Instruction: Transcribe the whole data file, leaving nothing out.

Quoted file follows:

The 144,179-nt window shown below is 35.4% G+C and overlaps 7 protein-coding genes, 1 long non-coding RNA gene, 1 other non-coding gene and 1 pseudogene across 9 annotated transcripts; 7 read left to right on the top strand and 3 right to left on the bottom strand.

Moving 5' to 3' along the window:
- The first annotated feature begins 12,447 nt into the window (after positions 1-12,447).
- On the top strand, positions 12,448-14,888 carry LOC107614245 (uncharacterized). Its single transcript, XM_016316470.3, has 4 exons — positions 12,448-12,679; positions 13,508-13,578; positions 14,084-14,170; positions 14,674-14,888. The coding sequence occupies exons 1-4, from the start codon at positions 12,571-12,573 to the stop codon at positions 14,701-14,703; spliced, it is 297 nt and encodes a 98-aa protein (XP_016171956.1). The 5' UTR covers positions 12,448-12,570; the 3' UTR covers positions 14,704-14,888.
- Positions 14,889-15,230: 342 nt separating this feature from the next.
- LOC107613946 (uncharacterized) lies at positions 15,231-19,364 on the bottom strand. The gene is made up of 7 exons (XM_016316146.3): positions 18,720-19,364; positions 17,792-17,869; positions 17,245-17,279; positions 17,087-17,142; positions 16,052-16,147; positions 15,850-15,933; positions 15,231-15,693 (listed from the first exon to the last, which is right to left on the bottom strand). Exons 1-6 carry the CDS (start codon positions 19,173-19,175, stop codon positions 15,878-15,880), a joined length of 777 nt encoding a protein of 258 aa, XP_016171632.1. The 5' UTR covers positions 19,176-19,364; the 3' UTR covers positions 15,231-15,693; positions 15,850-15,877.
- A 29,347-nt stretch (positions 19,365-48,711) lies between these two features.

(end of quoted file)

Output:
The 144,179-nt window shown below is 35.4% G+C and overlaps 7 protein-coding genes, 1 long non-coding RNA gene, 1 other non-coding gene and 1 pseudogene across 9 annotated transcripts; 7 read left to right on the top strand and 3 right to left on the bottom strand.

Moving 5' to 3' along the window:
- The first annotated feature begins 12,447 nt into the window (after positions 1-12,447).
- On the top strand, positions 12,448-14,888 carry LOC107614245 (uncharacterized). Its single transcript, XM_016316470.3, has 4 exons — positions 12,448-12,679; positions 13,508-13,578; positions 14,084-14,170; positions 14,674-14,888. The coding sequence occupies exons 1-4, from the start codon at positions 12,571-12,573 to the stop codon at positions 14,701-14,703; spliced, it is 297 nt and encodes a 98-aa protein (XP_016171956.1). The 5' UTR covers positions 12,448-12,570; the 3' UTR covers positions 14,704-14,888.
- Positions 14,889-15,230: 342 nt separating this feature from the next.
- LOC107613946 (uncharacterized) lies at positions 15,231-19,364 on the bottom strand. The gene is made up of 7 exons (XM_016316146.3): positions 18,720-19,364; positions 17,792-17,869; positions 17,245-17,279; positions 17,087-17,142; positions 16,052-16,147; positions 15,850-15,933; positions 15,231-15,693 (listed from the first exon to the last, which is right to left on the bottom strand). Exons 1-6 carry the CDS (start codon positions 19,173-19,175, stop codon positions 15,878-15,880), a joined length of 777 nt encoding a protein of 258 aa, XP_016171632.1. The 5' UTR covers positions 19,176-19,364; the 3' UTR covers positions 15,231-15,693; positions 15,850-15,877.
- A 29,347-nt stretch (positions 19,365-48,711) lies between these two features.